ELECTIONS: Tower Hamlets council candidates ‘hadn’t a clue’ about major Isle of Dogs development plans

PUBLISHED: 07:05 21 April 2018 | UPDATED: 07:45 23 April 2018

Isle of Dogs Forum's Richard Horwood... to advocate Neighbourhood Plan for public examination at Jack Dash House. Picture: Mike Brooke

Isle of Dogs Forum's Richard Horwood... to advocate Neighbourhood Plan for public examination at Jack Dash House. Picture: Mike Brooke

Mike Brooke

Richard Horwood is hoping the open election meeting he is chairing on Tuesday for candidates running for Tower Hamlets mayor doesn’t turn into a disaster where they can’t answer questions about the vital Isle of Dogs’ upcoming Neighbourhood Plan.

After all, the area is facing a crisis of skyscraper over-development without proper infrastructure and he wants to know what each one will do if they win.

The neighbourhood planning forum’s chairman got a shock at an open hustings meeting in Pepper Street last Wednesday evening where four of the five candidates present hoping to win a seat on the council just didn’t have a clue about the plan—despite two years of public consultations and an open hearing coming up next month.

“We’ve had loads of public meetings,” Richard told the stunned Canary Wharf ward candidates. “It’s gone through a massive consultation process. We’ve had 200 pages of submissions—and you guys haven’t even read it. I am stunned.”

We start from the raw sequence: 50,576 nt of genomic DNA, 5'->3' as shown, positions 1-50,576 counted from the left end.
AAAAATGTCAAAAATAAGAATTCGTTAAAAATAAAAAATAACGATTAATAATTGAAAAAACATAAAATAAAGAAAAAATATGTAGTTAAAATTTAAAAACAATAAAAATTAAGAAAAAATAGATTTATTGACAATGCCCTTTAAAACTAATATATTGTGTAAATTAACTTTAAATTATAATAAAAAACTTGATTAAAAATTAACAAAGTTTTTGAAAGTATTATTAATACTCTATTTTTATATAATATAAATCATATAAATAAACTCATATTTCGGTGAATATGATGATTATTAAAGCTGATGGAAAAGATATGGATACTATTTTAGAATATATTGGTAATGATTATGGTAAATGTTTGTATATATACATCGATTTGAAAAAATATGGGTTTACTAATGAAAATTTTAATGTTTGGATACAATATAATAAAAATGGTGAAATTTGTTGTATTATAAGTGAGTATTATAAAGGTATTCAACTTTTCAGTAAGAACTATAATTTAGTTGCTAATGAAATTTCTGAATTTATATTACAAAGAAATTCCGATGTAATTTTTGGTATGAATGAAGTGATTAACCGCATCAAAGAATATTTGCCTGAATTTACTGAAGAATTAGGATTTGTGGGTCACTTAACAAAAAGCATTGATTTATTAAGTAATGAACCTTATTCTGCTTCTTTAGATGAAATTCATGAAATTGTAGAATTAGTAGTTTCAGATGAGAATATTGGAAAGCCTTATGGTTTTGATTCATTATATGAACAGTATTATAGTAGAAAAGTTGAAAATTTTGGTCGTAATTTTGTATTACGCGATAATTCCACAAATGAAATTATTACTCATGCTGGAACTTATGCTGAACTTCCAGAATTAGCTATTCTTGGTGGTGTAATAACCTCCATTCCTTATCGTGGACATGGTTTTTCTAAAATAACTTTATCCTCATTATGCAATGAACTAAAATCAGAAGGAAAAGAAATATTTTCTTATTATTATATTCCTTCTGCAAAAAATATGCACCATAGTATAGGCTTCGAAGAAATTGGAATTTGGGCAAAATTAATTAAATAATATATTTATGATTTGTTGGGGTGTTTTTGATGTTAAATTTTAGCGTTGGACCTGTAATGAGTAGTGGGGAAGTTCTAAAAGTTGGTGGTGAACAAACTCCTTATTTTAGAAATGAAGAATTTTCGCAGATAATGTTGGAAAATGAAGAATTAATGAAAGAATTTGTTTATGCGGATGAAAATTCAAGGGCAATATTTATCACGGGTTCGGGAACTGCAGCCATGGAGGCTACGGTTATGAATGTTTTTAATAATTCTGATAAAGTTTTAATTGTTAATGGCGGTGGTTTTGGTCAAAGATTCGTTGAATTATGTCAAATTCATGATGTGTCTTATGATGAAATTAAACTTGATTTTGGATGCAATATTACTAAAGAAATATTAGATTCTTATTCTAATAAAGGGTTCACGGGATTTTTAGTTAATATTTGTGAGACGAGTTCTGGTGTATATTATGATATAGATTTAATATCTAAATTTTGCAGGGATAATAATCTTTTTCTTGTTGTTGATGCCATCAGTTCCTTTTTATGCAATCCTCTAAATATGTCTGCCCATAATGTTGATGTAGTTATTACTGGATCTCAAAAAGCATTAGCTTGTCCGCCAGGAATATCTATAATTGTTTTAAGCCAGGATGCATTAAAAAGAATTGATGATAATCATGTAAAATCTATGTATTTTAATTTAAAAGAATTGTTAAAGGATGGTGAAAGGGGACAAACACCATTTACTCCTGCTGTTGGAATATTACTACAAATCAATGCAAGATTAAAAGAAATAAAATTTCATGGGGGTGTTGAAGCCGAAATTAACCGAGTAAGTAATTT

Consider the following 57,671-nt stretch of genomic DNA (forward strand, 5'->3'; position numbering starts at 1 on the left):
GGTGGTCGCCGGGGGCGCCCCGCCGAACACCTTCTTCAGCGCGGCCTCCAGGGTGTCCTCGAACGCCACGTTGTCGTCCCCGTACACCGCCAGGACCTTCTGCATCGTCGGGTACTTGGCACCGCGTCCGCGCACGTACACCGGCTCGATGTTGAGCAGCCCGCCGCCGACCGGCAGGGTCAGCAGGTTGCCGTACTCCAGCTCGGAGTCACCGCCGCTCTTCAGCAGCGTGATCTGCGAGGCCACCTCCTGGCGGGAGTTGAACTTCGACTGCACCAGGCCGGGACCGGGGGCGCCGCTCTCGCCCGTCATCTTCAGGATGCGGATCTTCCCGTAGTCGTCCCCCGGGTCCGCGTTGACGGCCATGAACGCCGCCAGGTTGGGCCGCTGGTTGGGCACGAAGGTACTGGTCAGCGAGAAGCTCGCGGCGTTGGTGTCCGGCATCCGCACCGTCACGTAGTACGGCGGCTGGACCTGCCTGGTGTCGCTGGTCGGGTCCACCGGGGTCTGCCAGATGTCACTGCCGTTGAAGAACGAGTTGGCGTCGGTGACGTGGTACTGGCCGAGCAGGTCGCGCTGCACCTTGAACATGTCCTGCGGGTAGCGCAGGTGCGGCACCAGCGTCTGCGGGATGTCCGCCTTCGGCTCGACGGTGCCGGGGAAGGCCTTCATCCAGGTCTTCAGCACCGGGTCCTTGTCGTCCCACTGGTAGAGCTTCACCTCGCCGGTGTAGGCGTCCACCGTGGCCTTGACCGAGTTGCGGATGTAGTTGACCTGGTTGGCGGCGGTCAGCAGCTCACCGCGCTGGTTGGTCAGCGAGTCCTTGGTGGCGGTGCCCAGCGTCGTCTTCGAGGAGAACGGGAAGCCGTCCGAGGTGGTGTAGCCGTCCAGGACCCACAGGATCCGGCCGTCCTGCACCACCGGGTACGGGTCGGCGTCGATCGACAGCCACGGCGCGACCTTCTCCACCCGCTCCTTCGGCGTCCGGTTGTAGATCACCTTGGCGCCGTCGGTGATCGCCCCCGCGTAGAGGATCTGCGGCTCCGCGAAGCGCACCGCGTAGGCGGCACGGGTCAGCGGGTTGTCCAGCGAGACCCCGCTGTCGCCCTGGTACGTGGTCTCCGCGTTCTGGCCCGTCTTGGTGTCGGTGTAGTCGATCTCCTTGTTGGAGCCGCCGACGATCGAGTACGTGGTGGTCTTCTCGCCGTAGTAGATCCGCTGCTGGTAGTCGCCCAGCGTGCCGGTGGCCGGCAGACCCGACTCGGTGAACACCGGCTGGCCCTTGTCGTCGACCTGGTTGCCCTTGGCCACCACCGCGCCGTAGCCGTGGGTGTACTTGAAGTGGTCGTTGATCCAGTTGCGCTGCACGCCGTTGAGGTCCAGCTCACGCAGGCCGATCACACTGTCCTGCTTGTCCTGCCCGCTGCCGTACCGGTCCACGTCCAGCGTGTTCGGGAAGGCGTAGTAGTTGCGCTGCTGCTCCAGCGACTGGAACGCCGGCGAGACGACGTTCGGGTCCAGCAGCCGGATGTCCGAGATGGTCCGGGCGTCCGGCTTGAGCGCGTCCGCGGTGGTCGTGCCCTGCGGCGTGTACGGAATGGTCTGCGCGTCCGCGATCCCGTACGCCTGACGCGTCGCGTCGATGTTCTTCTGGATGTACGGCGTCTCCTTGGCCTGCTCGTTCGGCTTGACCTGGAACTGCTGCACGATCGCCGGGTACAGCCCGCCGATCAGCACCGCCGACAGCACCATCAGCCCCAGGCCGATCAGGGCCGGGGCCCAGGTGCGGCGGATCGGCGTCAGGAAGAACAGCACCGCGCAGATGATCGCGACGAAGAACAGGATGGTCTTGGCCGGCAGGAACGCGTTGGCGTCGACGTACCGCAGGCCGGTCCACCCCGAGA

One candidate openly apologised, then promised to take time to read it up.

A woman in the audience urged them: “You do need to read the Nerighbourhood Plan. It’s a real disappointment that candidates haven’t engaged in it because it has more potential power than any of you.”

One voter accused the Tories of being responsible for Isle of Dogs over-development.

A second candidate responded when asked who they thought they were representing: “You ‘islanders’ need a strong voice on the council, someone who will listen to you. I think I’m that person—otherwise why would I come along and have horrible questions thrown at me.”

Richard Horwood wasn’t convinced, having organised “loads of public meetings” and taken part in a long public consultation process with the council.

He told the East London Advertiser afterwards: “Five candidates didn’t actually know about the Neighbourhood Plan, let alone read it, after it was put together by the community over the past three years. They should have known about it. We are about to have a public examination next month.”

His neighbourhood forum has 12,000 people on its mailing list—apparently not including all the candidates vying to represent them on the council. Nor had the candidates read the Advertiser’s front page story on April 5, it seems, highlighting Neighbourhood Plan concerns, headlined Thames Water warns ‘sewers won’t cope’ with major developments.

Richard expects a better response when candidates for mayor turn up at the forum’s election hustings at 6pm on Tuesday at Millwall’s Seven Mills School in Malabar Street, off Alpha Grove.

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